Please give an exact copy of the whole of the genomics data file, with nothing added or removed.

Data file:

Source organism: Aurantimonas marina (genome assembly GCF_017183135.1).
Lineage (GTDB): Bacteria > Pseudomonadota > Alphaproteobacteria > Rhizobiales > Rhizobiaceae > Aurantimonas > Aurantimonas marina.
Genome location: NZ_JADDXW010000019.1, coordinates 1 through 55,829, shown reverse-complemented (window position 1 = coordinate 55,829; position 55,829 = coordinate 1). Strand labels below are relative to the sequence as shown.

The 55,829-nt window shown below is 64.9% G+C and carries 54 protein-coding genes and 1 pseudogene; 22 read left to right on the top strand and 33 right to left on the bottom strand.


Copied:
Source organism: Aurantimonas marina (genome assembly GCF_017183135.1).
Lineage (GTDB): Bacteria > Pseudomonadota > Alphaproteobacteria > Rhizobiales > Rhizobiaceae > Aurantimonas > Aurantimonas marina.
Genome location: NZ_JADDXW010000019.1, coordinates 1 through 55,829, shown reverse-complemented (window position 1 = coordinate 55,829; position 55,829 = coordinate 1). Strand labels below are relative to the sequence as shown.

The 55,829-nt window shown below is 64.9% G+C and carries 54 protein-coding genes and 1 pseudogene; 22 read left to right on the top strand and 33 right to left on the bottom strand.